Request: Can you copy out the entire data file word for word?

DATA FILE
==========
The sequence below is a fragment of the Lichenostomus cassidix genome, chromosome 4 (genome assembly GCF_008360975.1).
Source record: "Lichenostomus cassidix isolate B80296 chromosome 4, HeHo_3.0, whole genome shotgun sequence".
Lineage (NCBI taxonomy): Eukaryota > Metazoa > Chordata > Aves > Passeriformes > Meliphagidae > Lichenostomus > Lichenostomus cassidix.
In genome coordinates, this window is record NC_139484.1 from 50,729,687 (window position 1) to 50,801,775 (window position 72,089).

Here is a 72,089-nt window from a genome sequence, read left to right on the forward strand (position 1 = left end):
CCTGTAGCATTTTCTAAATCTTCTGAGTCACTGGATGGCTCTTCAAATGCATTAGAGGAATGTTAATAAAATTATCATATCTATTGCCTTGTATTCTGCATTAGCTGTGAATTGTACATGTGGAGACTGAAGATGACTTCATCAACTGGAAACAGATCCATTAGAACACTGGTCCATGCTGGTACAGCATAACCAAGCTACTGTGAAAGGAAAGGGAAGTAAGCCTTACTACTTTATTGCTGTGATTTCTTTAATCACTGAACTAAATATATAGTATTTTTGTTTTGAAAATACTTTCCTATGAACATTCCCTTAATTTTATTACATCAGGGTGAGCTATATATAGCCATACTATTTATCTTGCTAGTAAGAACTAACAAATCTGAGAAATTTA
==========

The sequence below is a fragment of the Lichenostomus cassidix genome, chromosome 4 (genome assembly GCF_008360975.1).
Source record: "Lichenostomus cassidix isolate B80296 chromosome 4, HeHo_3.0, whole genome shotgun sequence".
Lineage (NCBI taxonomy): Eukaryota > Metazoa > Chordata > Aves > Passeriformes > Meliphagidae > Lichenostomus > Lichenostomus cassidix.
In genome coordinates, this window is record NC_139484.1 from 50,729,687 (window position 1) to 50,801,775 (window position 72,089).

Here is a 72,089-nt window from a genome sequence, read left to right on the forward strand (position 1 = left end):
CCTGTAGCATTTTCTAAATCTTCTGAGTCACTGGATGGCTCTTCAAATGCATTAGAGGAATGTTAATAAAATTATCATATCTATTGCCTTGTATTCTGCATTAGCTGTGAATTGTACATGTGGAGACTGAAGATGACTTCATCAACTGGAAACAGATCCATTAGAACACTGGTCCATGCTGGTACAGCATAACCAAGCTACTGTGAAAGGAAAGGGAAGTAAGCCTTACTACTTTATTGCTGTGATTTCTTTAATCACTGAACTAAATATATAGTATTTTTGTTTTGAAAATACTTTCCTATGAACATTCCCTTAATTTTATTACATCAGGGTGAGCTATATATAGCCATACTATTTATCTTGCTAGTAAGAACTAACAAATCTGAGAAATTTA